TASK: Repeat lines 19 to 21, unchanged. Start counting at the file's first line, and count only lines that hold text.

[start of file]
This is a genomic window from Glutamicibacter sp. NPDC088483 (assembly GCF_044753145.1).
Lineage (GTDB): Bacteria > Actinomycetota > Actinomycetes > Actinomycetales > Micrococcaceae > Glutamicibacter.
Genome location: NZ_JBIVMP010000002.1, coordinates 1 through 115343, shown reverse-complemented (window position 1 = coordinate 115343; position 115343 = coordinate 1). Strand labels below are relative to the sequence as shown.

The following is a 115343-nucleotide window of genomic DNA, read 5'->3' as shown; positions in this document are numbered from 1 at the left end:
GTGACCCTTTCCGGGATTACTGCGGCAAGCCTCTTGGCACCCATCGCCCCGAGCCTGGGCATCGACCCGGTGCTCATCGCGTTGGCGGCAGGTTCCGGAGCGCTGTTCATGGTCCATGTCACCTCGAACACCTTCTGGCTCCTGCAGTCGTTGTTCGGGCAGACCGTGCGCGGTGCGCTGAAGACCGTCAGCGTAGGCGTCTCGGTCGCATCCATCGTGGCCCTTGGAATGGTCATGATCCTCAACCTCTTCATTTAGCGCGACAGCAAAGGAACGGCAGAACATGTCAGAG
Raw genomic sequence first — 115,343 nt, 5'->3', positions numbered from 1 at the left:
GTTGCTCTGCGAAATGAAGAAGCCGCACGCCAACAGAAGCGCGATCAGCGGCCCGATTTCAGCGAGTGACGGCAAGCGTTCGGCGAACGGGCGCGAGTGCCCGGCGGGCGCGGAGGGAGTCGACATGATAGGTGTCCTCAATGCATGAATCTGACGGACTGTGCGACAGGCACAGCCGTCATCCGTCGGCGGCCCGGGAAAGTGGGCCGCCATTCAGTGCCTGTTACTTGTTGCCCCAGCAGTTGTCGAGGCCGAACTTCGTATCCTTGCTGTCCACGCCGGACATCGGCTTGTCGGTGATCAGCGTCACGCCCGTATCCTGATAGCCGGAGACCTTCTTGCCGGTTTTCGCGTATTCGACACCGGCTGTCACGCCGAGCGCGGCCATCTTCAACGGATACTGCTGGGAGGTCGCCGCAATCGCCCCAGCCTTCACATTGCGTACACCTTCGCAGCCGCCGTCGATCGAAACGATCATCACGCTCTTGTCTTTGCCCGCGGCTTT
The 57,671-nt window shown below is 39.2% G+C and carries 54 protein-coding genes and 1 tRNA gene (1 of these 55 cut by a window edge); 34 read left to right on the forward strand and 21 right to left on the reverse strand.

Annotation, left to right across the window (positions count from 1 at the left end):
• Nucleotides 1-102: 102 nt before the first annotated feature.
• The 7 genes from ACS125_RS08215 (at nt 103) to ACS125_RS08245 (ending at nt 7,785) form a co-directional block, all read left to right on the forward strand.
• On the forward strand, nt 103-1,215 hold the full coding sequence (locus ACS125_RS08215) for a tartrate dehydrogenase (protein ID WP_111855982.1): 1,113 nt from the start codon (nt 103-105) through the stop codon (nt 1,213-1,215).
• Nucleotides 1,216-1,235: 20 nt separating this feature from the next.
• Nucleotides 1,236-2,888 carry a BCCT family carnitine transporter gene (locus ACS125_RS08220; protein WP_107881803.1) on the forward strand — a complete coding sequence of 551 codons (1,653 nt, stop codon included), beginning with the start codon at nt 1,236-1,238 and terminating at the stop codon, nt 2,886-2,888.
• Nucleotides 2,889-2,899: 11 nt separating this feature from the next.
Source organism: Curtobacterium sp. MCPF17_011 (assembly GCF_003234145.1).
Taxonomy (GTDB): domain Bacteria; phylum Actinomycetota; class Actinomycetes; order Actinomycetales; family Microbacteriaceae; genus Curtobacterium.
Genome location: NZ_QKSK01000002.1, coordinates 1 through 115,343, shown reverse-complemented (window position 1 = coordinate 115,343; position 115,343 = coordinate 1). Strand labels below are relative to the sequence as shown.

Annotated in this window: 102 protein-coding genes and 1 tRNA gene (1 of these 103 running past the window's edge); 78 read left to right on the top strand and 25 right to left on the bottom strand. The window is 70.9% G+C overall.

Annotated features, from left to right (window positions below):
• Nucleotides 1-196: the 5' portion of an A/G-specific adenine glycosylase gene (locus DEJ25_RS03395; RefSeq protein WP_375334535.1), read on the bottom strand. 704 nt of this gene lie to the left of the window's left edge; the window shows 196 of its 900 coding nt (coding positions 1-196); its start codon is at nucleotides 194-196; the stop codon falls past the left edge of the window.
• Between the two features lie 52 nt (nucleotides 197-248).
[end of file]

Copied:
Annotated in this window: 102 protein-coding genes and 1 tRNA gene (1 of these 103 running past the window's edge); 78 read left to right on the top strand and 25 right to left on the bottom strand. The window is 70.9% G+C overall.

Annotated features, from left to right (window positions below):
• Nucleotides 1-196: the 5' portion of an A/G-specific adenine glycosylase gene (locus DEJ25_RS03395; RefSeq protein WP_375334535.1), read on the bottom strand. 704 nt of this gene lie to the left of the window's left edge; the window shows 196 of its 900 coding nt (coding positions 1-196); its start codon is at nucleotides 194-196; the stop codon falls past the left edge of the window.